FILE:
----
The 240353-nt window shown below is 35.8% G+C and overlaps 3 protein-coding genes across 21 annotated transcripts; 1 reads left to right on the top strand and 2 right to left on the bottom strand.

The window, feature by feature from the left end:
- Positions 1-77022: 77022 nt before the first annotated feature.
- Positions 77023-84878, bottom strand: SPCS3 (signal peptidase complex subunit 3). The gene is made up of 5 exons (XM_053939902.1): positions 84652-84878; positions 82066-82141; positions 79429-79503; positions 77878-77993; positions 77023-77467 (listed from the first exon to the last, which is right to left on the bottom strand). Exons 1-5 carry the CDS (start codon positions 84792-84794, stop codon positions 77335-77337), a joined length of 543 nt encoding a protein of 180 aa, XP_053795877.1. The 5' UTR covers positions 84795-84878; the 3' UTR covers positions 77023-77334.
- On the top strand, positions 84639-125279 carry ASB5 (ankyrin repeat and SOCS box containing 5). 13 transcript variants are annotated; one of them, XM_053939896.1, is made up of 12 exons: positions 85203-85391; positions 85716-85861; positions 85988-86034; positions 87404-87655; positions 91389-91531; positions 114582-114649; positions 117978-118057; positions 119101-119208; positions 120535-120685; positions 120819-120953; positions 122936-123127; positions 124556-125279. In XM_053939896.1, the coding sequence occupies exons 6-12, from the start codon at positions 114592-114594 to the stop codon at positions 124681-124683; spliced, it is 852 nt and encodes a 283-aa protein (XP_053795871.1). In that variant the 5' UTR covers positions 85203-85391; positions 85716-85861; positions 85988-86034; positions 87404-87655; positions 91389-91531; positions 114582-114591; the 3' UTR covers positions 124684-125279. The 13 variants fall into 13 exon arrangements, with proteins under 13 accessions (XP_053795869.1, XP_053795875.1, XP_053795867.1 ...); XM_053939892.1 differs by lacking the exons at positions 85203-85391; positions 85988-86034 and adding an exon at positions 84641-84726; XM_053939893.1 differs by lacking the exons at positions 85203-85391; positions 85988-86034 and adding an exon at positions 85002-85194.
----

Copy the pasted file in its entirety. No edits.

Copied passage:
The 240353-nt window shown below is 35.8% G+C and overlaps 3 protein-coding genes across 21 annotated transcripts; 1 reads left to right on the top strand and 2 right to left on the bottom strand.

The window, feature by feature from the left end:
- Positions 1-77022: 77022 nt before the first annotated feature.
- Positions 77023-84878, bottom strand: SPCS3 (signal peptidase complex subunit 3). The gene is made up of 5 exons (XM_053939902.1): positions 84652-84878; positions 82066-82141; positions 79429-79503; positions 77878-77993; positions 77023-77467 (listed from the first exon to the last, which is right to left on the bottom strand). Exons 1-5 carry the CDS (start codon positions 84792-84794, stop codon positions 77335-77337), a joined length of 543 nt encoding a protein of 180 aa, XP_053795877.1. The 5' UTR covers positions 84795-84878; the 3' UTR covers positions 77023-77334.
- On the top strand, positions 84639-125279 carry ASB5 (ankyrin repeat and SOCS box containing 5). 13 transcript variants are annotated; one of them, XM_053939896.1, is made up of 12 exons: positions 85203-85391; positions 85716-85861; positions 85988-86034; positions 87404-87655; positions 91389-91531; positions 114582-114649; positions 117978-118057; positions 119101-119208; positions 120535-120685; positions 120819-120953; positions 122936-123127; positions 124556-125279. In XM_053939896.1, the coding sequence occupies exons 6-12, from the start codon at positions 114592-114594 to the stop codon at positions 124681-124683; spliced, it is 852 nt and encodes a 283-aa protein (XP_053795871.1). In that variant the 5' UTR covers positions 85203-85391; positions 85716-85861; positions 85988-86034; positions 87404-87655; positions 91389-91531; positions 114582-114591; the 3' UTR covers positions 124684-125279. The 13 variants fall into 13 exon arrangements, with proteins under 13 accessions (XP_053795869.1, XP_053795875.1, XP_053795867.1 ...); XM_053939892.1 differs by lacking the exons at positions 85203-85391; positions 85988-86034 and adding an exon at positions 84641-84726; XM_053939893.1 differs by lacking the exons at positions 85203-85391; positions 85988-86034 and adding an exon at positions 85002-85194.